Wearing masks is being made compulsory in Spain both indoors and out in public if social distancing is not possible.
Only children under six and people with health issues are exempt from the law, which comes into force on Thursday.
Many European countries have now made wearing masks a requirement on public transport but the Spanish decree goes further.
Spain has seen one of the worst Covid-19 outbreaks in Europe but is now easing the lockdown gradually.
It already requires the wearing of masks on public transport and is now strengthening the rules across the population. Spain has reported almost 28,000 deaths and 232,000 infections since March but the rate of infection has declined.
Spain had imposed some of the toughest measures on the continent, including keeping children indoors for six weeks. Prime Minister Pedro Sánchez addressed parliament on Wednesday ahead of a vote on extending the state of alert for two more weeks.
What does the law say?
The decree states: “Using masks will be compulsory on the street, in open spaces and any closed place of public use, when it is not possible to maintain a safe distance of at least two metres (6.5ft).”
While children under six are not required to wear masks, all between the ages of three and five are recommended to wear them. According to El País, that means 45 million people will now have to wear a mask and another 1.3 million will be urged to.
The law underlines that it is following World Health Organization recommendations to minimise infection in closed and public places where there is a large concentration of people.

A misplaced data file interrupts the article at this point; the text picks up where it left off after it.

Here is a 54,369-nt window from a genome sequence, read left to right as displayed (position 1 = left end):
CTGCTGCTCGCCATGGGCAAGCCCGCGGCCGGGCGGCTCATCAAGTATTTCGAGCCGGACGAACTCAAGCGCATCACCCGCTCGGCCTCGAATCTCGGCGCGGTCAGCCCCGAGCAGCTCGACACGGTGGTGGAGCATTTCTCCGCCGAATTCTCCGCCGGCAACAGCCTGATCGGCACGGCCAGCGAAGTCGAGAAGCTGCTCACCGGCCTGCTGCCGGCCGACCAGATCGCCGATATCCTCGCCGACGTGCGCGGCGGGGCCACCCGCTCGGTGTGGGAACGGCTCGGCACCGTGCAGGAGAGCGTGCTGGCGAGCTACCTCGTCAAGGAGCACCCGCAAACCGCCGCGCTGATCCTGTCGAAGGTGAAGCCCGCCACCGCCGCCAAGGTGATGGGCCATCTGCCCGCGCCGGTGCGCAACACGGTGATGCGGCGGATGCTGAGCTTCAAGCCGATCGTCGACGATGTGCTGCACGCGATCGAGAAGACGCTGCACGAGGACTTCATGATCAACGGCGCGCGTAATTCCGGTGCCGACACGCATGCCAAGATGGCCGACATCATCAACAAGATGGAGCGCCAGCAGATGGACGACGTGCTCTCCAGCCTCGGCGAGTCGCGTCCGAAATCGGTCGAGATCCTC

It says wearing masks is justified as it blocks the transmission of infected droplets in areas where safe distances cannot be guaranteed.
You are exempt if you have a respiratory illness or another health issue or disability that makes wearing a mask impossible.
In other words, people with asthma, allergies or forms of anxiety will not be liable. No penalties for breaking the law are mentioned and there is no specific type of mask detailed other than that it should cover both nose and mouth.
What do other countries say?
There is a wide array of measures across Europe:
- Most parts of Germany, Austria, Slovakia and the Czech Republic say masks should be worn in shops and on public transport
- Slovakia and the Czech Republic are extending that rule to include offices too
- Italy says masks should be worn in shops and on transport but in public too where it is hard to maintain a safe distance
- The UK, Switzerland and Belgium recommend the wearing of masks: face coverings are being advised for people in Scotland and England in certain enclosed spaces
- Greece says masks should be worn in shops, on transport, in enclosed spaces and by tour guides
The World Health Organization says there is not enough evidence either way to determine whether healthy people should use masks in the wider community.